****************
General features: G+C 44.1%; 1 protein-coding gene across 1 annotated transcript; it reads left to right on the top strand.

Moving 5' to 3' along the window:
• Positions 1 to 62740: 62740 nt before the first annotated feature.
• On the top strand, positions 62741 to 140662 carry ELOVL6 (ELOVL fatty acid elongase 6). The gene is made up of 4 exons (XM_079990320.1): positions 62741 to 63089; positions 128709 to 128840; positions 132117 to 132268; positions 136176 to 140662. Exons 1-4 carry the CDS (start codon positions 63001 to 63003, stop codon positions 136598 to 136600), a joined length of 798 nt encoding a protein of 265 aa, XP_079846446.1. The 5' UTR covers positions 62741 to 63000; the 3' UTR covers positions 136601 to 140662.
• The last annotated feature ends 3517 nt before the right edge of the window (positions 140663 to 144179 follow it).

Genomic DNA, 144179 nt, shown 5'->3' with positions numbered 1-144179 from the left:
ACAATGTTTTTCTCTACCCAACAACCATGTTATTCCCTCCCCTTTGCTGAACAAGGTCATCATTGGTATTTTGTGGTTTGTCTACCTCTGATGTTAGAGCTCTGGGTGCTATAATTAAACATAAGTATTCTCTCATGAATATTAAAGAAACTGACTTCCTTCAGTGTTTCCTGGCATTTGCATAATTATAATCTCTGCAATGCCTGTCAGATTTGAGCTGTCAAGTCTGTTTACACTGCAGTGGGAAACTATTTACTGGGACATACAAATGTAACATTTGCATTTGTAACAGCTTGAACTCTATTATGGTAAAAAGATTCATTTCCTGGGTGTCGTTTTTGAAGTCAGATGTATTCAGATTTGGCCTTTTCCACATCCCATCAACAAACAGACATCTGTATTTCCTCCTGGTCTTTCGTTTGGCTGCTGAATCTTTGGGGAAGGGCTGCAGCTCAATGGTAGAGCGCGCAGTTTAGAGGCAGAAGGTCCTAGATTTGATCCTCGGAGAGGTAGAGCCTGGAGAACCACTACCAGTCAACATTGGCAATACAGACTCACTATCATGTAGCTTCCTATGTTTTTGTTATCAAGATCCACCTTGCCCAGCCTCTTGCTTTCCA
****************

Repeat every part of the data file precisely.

General features: G+C 44.1%; 1 protein-coding gene across 1 annotated transcript; it reads left to right on the top strand.

Moving 5' to 3' along the window:
• Positions 1 to 62740: 62740 nt before the first annotated feature.
• On the top strand, positions 62741 to 140662 carry ELOVL6 (ELOVL fatty acid elongase 6). The gene is made up of 4 exons (XM_079990320.1): positions 62741 to 63089; positions 128709 to 128840; positions 132117 to 132268; positions 136176 to 140662. Exons 1-4 carry the CDS (start codon positions 63001 to 63003, stop codon positions 136598 to 136600), a joined length of 798 nt encoding a protein of 265 aa, XP_079846446.1. The 5' UTR covers positions 62741 to 63000; the 3' UTR covers positions 136601 to 140662.
• The last annotated feature ends 3517 nt before the right edge of the window (positions 140663 to 144179 follow it).

Genomic DNA, 144179 nt, shown 5'->3' with positions numbered 1-144179 from the left:
ACAATGTTTTTCTCTACCCAACAACCATGTTATTCCCTCCCCTTTGCTGAACAAGGTCATCATTGGTATTTTGTGGTTTGTCTACCTCTGATGTTAGAGCTCTGGGTGCTATAATTAAACATAAGTATTCTCTCATGAATATTAAAGAAACTGACTTCCTTCAGTGTTTCCTGGCATTTGCATAATTATAATCTCTGCAATGCCTGTCAGATTTGAGCTGTCAAGTCTGTTTACACTGCAGTGGGAAACTATTTACTGGGACATACAAATGTAACATTTGCATTTGTAACAGCTTGAACTCTATTATGGTAAAAAGATTCATTTCCTGGGTGTCGTTTTTGAAGTCAGATGTATTCAGATTTGGCCTTTTCCACATCCCATCAACAAACAGACATCTGTATTTCCTCCTGGTCTTTCGTTTGGCTGCTGAATCTTTGGGGAAGGGCTGCAGCTCAATGGTAGAGCGCGCAGTTTAGAGGCAGAAGGTCCTAGATTTGATCCTCGGAGAGGTAGAGCCTGGAGAACCACTACCAGTCAACATTGGCAATACAGACTCACTATCATGTAGCTTCCTATGTTTTTGTTATCAAGATCCACCTTGCCCAGCCTCTTGCTTTCCA